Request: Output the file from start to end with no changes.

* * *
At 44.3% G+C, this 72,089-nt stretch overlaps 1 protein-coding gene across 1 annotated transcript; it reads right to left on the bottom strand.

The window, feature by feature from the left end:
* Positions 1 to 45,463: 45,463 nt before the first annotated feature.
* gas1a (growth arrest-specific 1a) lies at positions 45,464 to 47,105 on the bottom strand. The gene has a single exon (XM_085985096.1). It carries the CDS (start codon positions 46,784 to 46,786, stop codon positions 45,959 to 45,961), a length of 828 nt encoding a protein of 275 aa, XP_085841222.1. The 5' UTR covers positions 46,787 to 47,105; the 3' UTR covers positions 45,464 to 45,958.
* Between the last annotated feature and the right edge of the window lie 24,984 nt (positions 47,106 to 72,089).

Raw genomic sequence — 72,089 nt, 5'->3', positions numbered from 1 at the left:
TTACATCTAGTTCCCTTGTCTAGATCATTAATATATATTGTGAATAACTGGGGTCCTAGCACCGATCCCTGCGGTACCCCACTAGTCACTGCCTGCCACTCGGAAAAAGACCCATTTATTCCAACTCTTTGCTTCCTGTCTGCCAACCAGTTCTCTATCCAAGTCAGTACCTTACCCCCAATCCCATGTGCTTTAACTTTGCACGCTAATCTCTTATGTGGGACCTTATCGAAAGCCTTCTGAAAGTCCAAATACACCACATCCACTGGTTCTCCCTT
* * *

At 44.3% G+C, this 72,089-nt stretch overlaps 1 protein-coding gene across 1 annotated transcript; it reads right to left on the bottom strand.

The window, feature by feature from the left end:
* Positions 1 to 45,463: 45,463 nt before the first annotated feature.
* gas1a (growth arrest-specific 1a) lies at positions 45,464 to 47,105 on the bottom strand. The gene has a single exon (XM_085985096.1). It carries the CDS (start codon positions 46,784 to 46,786, stop codon positions 45,959 to 45,961), a length of 828 nt encoding a protein of 275 aa, XP_085841222.1. The 5' UTR covers positions 46,787 to 47,105; the 3' UTR covers positions 45,464 to 45,958.
* Between the last annotated feature and the right edge of the window lie 24,984 nt (positions 47,106 to 72,089).

Raw genomic sequence — 72,089 nt, 5'->3', positions numbered from 1 at the left:
TTACATCTAGTTCCCTTGTCTAGATCATTAATATATATTGTGAATAACTGGGGTCCTAGCACCGATCCCTGCGGTACCCCACTAGTCACTGCCTGCCACTCGGAAAAAGACCCATTTATTCCAACTCTTTGCTTCCTGTCTGCCAACCAGTTCTCTATCCAAGTCAGTACCTTACCCCCAATCCCATGTGCTTTAACTTTGCACGCTAATCTCTTATGTGGGACCTTATCGAAAGCCTTCTGAAAGTCCAAATACACCACATCCACTGGTTCTCCCTT